In October 1989, the first Borders Festival was held and it laid the foundations for another successful group too.
Organised by Lord David Steel’s wife Judy and Liz Smith, the duo wanted young people to get involved.
So John Haswell was brought on board to direct a performance by talented local youngsters and Borders Youth Theatre was born.
The group is now preparing to celebrate its 30th anniversary.
David Bisset, the founding chairman, is delighted the group has nurtured young talent in the Borders for so long. And he recalled its long and proud history this week.
He said: “The festival was a big success, as was the youngsters’ performance.
“So Borders Youth Theatre (BYT) was founded, putting on its first show the following Easter, The Caucasian Chalk Circle.
“At that time, we only had seniors – young people who were aged over 12 – who worked with John on two productions per year, at Easter and October.
“However, a few years later, BYT made a successful bid to Borders Council and the Scottish Arts Council for a director in residence.
“Stuart Aitken was appointed to the post for three years and introduced a junior section for children aged from eight to 12.
“Workshops were also set up in a number of Borders towns to help young people develop their skills.
“At that time, we received funding from a variety of sources to offer the workshops free of charge.
“These days, it’s getting harder to source funding so we have to charge a small fee for them.
“However, BYT was founded on the principle of being open to all so we can help subsidise workshops to ensure children can come along.
“In the last 30 years, thousands of youngsters have been part of our story, including my own son, Oli.
“And many have returned to the fold to lend their support to BYT, including Oli who is now one of the workshop leaders and Amanda Glasgow who runs the Melrose workshop.”
BYT has no permanent base but that also affords it the opportunity to put on Easter, summer and October performances in a variety of venues across the Borders.
While the workshops nurture young talent, not all of them choose to appear in the annual performances.
David explained: “We get youngsters from all over taking part in our three main performances.
“They only have two weeks to prepare for the show but they always do an amazing job.
“The quality of the BYT shows is exceptional. It’s just a shame they don’t attract larger audiences.”
Now an adviser to the BYT Trustees, David has also co-ordinated its place in the National Theatre Connections Festival for the last six years.
He added: “It’s a great platform to showcase our youngsters’ talent to a much wider audience.
“This year, they will be performing Chaos by Laura Lomas at the Traverse Theatre in Edinburgh on March 20.
“The cast premiered the show at Tower Mill last week and a National Theatre director was on hand to offer them advice for the Traverse.
“It’s a great opportunity for the youngsters to learn from a talented expert.”
To celebrate its milestone year, BYT launched its 30 More project at MacArts in Galashiels on February 8.
Eula Wilkin, BYT’s workshop co-ordinator, said: “We will be running our 30 More project throughout 2019. The aim is to encourage at least 30 new participants to join BYT this year.
“The launch event gave us a chance not only to celebrate the last 30 years, but to find out from participants, parents and friends how we can improve our services to evolve and continue for another 30!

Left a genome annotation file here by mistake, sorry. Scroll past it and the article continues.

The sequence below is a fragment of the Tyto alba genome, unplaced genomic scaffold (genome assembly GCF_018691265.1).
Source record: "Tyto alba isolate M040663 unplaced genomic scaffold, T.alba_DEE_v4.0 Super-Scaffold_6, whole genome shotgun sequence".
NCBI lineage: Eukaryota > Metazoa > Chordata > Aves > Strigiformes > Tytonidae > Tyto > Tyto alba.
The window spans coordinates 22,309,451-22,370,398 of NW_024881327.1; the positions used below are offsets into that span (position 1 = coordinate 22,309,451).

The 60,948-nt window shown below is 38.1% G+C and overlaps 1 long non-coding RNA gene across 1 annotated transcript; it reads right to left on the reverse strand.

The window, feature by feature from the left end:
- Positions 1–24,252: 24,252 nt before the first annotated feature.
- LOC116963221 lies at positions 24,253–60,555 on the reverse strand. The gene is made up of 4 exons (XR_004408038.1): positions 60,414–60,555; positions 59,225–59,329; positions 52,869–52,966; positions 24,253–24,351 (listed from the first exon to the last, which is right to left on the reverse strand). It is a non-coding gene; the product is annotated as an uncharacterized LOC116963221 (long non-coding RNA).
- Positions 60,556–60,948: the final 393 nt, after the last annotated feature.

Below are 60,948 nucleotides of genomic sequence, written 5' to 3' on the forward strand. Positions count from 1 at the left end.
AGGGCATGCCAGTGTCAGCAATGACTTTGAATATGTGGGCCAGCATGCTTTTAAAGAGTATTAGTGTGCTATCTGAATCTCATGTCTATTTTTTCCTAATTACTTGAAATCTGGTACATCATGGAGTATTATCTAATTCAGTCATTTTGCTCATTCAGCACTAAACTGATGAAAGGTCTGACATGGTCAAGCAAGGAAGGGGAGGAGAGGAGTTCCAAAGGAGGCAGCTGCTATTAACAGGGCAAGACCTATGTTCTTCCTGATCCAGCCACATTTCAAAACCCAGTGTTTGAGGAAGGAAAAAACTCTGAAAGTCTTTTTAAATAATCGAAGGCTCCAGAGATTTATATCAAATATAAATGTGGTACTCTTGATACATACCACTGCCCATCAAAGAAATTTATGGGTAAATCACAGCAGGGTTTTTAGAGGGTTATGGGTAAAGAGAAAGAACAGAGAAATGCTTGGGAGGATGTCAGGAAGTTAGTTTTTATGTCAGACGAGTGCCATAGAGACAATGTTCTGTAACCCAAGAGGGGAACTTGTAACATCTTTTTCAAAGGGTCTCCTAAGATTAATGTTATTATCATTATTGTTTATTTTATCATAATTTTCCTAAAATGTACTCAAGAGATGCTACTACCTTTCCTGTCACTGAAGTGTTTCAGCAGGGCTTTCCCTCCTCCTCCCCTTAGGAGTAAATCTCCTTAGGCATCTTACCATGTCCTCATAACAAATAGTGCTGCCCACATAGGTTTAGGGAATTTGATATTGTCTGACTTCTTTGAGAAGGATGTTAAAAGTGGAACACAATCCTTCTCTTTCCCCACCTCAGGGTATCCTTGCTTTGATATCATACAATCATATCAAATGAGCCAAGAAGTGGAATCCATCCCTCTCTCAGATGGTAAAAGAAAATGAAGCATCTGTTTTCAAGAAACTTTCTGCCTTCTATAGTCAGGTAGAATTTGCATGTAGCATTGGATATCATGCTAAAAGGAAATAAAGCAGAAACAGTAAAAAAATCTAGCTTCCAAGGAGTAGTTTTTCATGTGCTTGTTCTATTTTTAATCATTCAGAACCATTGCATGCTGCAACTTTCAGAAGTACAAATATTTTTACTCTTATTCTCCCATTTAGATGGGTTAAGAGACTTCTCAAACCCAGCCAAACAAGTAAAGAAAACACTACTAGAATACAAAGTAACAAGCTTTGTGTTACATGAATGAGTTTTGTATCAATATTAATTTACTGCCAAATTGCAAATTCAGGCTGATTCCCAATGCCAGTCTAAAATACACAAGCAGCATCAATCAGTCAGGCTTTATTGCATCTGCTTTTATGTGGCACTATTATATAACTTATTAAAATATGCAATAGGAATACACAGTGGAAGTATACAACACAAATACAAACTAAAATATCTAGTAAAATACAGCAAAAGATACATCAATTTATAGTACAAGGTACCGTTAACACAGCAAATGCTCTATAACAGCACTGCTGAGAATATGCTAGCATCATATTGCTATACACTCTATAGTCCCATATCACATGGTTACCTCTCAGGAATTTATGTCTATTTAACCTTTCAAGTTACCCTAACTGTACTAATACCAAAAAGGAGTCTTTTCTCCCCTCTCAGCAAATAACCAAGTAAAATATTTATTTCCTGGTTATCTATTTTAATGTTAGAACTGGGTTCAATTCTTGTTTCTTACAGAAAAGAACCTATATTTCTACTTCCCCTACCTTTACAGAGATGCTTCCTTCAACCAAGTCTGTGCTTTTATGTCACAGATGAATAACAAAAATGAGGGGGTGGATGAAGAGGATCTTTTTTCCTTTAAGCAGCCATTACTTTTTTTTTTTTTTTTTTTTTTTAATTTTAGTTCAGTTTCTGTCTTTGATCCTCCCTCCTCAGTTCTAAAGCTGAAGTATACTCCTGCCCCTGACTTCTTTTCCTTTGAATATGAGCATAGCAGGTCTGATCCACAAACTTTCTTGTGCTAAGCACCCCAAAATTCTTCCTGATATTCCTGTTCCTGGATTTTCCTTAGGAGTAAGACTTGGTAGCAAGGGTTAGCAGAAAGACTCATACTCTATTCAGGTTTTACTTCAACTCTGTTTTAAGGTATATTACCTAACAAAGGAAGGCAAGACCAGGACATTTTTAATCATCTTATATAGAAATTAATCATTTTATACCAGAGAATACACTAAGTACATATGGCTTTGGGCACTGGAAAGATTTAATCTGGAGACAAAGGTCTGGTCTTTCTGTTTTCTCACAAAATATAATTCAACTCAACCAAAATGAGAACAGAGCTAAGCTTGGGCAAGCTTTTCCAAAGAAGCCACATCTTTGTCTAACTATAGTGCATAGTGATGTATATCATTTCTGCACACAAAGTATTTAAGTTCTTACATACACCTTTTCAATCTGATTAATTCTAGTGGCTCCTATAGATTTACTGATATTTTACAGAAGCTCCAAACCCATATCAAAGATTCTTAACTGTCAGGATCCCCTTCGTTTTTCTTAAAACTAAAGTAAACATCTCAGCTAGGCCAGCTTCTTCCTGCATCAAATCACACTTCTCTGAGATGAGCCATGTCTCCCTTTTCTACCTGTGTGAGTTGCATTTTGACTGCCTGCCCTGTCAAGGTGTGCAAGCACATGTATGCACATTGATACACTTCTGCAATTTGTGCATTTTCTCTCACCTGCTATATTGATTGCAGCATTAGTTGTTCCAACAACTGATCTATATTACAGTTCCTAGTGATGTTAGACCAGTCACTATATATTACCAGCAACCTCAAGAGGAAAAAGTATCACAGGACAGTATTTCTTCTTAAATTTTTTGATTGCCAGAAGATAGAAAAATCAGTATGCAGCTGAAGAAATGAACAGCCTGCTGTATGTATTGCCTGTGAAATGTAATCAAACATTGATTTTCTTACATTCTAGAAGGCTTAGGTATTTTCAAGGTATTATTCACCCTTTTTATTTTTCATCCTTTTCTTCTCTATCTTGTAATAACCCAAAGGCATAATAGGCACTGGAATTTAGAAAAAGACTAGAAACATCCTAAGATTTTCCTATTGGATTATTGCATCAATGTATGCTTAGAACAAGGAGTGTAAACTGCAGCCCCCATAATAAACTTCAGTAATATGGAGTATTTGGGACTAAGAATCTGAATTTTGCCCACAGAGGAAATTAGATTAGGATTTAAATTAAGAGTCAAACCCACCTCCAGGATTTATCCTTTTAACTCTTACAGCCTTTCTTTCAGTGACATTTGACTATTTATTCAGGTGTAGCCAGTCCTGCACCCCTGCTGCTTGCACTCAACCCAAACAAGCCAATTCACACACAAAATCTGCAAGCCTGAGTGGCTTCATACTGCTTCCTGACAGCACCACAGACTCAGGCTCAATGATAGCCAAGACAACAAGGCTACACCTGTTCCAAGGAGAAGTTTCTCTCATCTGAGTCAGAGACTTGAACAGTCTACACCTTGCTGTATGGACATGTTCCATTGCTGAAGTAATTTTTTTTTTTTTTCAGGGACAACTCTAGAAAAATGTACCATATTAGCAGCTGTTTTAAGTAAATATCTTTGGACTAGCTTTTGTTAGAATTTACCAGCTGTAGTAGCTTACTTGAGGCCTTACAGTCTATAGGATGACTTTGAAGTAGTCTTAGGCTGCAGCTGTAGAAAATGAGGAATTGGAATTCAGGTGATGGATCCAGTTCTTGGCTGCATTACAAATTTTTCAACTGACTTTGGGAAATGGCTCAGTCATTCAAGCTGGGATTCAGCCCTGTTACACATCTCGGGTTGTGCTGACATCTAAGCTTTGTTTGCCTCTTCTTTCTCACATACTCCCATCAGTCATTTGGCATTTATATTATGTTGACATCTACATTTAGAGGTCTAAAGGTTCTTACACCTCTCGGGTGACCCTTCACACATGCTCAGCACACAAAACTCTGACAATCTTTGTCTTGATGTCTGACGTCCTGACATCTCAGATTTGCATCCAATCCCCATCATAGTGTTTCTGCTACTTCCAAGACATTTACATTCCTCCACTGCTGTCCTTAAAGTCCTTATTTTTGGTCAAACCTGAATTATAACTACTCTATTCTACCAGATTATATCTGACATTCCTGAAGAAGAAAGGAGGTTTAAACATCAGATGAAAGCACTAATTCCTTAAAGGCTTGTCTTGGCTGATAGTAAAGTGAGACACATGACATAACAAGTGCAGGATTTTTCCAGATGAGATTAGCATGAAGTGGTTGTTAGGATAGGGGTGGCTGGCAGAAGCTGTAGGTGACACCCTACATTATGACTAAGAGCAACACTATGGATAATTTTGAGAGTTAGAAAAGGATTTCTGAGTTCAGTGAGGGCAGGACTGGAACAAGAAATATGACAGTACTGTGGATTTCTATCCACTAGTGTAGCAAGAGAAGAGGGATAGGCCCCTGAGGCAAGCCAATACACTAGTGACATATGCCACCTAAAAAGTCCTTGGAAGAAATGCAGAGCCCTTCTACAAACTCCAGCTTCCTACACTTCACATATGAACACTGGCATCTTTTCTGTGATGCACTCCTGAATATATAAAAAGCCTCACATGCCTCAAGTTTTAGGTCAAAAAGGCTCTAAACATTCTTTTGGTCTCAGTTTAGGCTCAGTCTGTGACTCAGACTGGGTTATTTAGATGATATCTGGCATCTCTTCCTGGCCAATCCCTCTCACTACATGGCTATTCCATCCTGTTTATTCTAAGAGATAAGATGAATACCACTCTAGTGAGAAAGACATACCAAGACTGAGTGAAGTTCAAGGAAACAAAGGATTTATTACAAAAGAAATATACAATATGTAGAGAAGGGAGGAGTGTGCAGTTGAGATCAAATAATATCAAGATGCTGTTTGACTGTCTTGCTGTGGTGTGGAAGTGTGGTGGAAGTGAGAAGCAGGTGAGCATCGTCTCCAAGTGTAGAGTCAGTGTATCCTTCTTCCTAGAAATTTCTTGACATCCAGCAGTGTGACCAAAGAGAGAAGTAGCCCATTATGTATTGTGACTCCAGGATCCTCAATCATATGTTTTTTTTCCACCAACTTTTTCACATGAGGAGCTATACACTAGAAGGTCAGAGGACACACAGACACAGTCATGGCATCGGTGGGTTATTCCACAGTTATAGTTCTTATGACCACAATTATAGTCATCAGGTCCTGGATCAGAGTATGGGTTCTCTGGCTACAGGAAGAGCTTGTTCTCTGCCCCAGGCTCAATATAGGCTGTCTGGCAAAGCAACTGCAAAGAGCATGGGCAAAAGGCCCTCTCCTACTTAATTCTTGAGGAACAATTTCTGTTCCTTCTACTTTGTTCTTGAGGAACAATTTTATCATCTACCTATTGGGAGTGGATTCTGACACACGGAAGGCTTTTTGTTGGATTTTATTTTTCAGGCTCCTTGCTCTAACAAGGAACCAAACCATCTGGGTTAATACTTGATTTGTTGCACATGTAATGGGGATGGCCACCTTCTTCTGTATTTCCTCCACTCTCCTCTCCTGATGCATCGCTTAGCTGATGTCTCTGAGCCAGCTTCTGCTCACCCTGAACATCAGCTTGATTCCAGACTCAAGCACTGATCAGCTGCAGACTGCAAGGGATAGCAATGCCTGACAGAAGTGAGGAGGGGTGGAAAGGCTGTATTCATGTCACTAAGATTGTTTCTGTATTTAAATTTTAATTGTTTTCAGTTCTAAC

“We also started the process of gathering ideas from our participants, asking people to think of new ways to reach a wider audience and to encourage greater participation.
“During the year we will support our young people in the creation and delivery of some of those ideas.”
While BYT employs professionals to direct shows and conduct workshops, it is run, funded and powered by volunteers.
Frances Mullan, BYT’s treasurer, said: “We can only do what we do thanks to our loyal volunteers who help us fundraise every year.
“We also receive grants and donations from trusts and arts benefactors, as well as receiving support from Scottish Borders Council, currently via Live Borders.
“We’d like to thank all the BYT supporters for their continued generosity.”
Youngsters welcome to join
Borders Youth Theatre runs workshops in six locations – Kelso, Melrose, Duns, Selkirk, Jedburgh and Galashiels.
Juniors start at eight years old and continue to P7. Seniors are from S1 to 25-year-olds.
The first session that a young person attends is free.
Financial assistance is offered where necessary to ensure BYT is as inclusive as possible.
The autumn term runs for 14 weeks, from August to December, and costs £70; the winter term is 10 weeks, from January to Easter, costing £50 and the spring term is eight weeks, April to June, for £40.
If anyone is interested, email Eula Wilkin at firstname.lastname@example.org or text 07392 824301.
Last year BYT worked with more than 300 young people on 29 performances seen by 1366 people. Its diary of events this year includes:-
Friday, March 8, 2.30pm to 6.30pm – Writers’ Workshop at Mac Arts, Galashiels.
Wednesday, March 20, 7pm – Chaos by Laura Lomas, 2019 NT Connections Festival performance at the Traverse Theatre in Edinburgh. Tickets are priced £8 (£6 concs).
March 30 to April 6 – Junior Easter project, The Witches by Roald Dahl, adapted for the stage by David Wood. A week-long project for eight to 12-year-olds, priced £80 with rehearsals and performances in Victoria Hall, Selkirk on Friday, April 5, at 7pm and Saturday, April 6 at 11am and 3.00pm. Tickets are priced £7 (£5 concs) or £20 for a family (two adults and two children).
April 8 to 10, TBC – Seniors’ masterclasses at MacArts.
Friday, April 26, 2.30pm to 6.30pm – Writers’ Workshop, MacArts, Galashiels.